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Author Archive | David Learmount

What’s gonna hit the airlines next

As  if we needed to be told, things are changing and the outlook is bleak. But bleak like what? Thales, which held a big party to launch its new RealitySeven flight simulator range and announce its re-entry into the provision of training support services on 19 February, gathered a massive breadth of global air transport expertise at […]

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Colgan 3407, icing, and turboprops

Early information released by the US National Transportation Safety Board about the Colgan Air Bombardier Dash 8 Q400 that crashed on approach to Buffalo on 12 February made it look as if the agency had more or less decided that icing was the cause. This is definitely no longer so. Icing now looks like just one factor – maybe […]

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Which way is up for Eastern and Western artificial horizons?

An Aeroflot-Nord pilot flying a Western-built aircraft – a Boeing 737-500 crashed on approach to Perm, Russia, last year because of disorientation. The official report says the accident was at least partly caused by the fact that the Western and Russian artificial horizons (AH) – alternatively known as attitude director indicators (ADI) – work on a completely different psychology. This captain had spent most of his […]

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The toxic subject that won’t die

Two television stations, one German and one Swiss, have begun their own investigation in the face of consistent denials by airlines that passengers and crew are routinely exposed to neurotoxins, and have proved that it is true. I have blogged about this before. And we have investigated the subject ourselves and found it to be […]

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Michael O

Revealed: How to run an airline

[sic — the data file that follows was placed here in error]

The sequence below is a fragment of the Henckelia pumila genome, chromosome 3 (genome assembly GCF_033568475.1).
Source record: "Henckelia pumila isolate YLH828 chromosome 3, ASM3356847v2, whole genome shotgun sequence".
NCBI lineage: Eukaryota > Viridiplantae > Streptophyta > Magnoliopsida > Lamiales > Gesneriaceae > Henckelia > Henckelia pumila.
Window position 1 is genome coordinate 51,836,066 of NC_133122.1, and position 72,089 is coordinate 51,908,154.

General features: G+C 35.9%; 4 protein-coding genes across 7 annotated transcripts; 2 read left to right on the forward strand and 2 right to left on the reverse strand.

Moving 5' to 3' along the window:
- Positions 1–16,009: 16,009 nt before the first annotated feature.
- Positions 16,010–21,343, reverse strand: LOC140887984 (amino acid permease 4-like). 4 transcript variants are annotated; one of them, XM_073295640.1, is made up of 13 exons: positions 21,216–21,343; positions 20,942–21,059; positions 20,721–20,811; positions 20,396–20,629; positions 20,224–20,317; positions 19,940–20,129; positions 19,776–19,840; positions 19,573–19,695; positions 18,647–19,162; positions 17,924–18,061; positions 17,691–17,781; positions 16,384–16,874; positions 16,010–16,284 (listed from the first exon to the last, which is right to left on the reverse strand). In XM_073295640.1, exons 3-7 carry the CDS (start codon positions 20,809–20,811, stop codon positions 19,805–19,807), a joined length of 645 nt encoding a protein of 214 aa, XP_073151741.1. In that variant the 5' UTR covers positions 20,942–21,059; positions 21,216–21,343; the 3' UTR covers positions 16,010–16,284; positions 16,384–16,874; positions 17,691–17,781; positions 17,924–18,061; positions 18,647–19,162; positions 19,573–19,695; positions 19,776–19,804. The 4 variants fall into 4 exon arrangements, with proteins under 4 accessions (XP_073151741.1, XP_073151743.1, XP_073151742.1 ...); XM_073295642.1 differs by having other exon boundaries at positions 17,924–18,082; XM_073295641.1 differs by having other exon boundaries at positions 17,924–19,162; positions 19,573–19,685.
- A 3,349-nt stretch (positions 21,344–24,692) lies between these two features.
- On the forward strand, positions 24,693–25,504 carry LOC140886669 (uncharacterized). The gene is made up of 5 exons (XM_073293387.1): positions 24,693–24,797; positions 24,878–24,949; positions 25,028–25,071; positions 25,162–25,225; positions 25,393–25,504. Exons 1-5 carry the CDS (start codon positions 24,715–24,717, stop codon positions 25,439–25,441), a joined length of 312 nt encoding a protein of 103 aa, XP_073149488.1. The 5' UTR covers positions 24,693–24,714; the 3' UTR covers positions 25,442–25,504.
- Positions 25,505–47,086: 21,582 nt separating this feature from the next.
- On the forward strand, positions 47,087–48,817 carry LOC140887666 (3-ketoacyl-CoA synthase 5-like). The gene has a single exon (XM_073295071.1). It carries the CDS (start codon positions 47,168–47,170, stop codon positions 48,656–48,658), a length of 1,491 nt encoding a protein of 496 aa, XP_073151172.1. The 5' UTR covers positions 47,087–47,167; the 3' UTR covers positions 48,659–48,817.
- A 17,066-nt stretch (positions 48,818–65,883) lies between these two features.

Somebody has noticed that all is not well in the world of airlines, and has deduced that good management practises might help. They’ve written a book about it. Is it just me, or is there is an insidious implication here that most airlines are badly managed? The main theme, I gather from the blurb, is that […]

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Ditching as an informed choice

This week’s Comment page in Flight International – When water is the best option – muses on whether the US National Transportation Safety Board’s inquiry into the Hudson River ditching could provide simulator manufacturers with enough hard information to enable them to simulate ditchings for pilot training purposes. If that were possible, it might add […]

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Prima donna passengers versus punctuality

Yesterday I boarded an EasyJet flight out of Cologne for London Gatwick. We pushed back 17min early and arrived 40min early. Pushback as early as that is a record for me. I was left to reflect on how this was achievable. Clearly the airline had all its operational ducks in a row, but the final decider […]

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How ditching should be done

Ditching is always a high risk option, but this US Airways A320 crew made the right decision under the prevailing circumstances. They then showed the world how ditching should really be done. They reminded us that this exercise can be completely survivable, given piloting skill and the right weather and visibility conditions. Pilots are informed […]

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Piloting is going blue-collar

At a time when being an airline pilot is as demanding as it has ever been, the image of the job is going down the tubes. Among the biggest culprits are a number of the world’s most influential pilot associations, including the British BALPA, America’s ALPA, and France’s SNPL, but pilot mass wingeing on global flightcrew forums doesn’t […]

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‘Women pilots are best for modern airlines’

Airlines are looking for the right personality in their trainee pilots, and women are more likely to have it than men. Don’t take it from me. This is from Europe’s largest pilot training organisation, the Oxford Aviation Academy. OAA’s group managing director for ab-initio training, Anthony Petteford, says: “Many of the skills needed now are things […]

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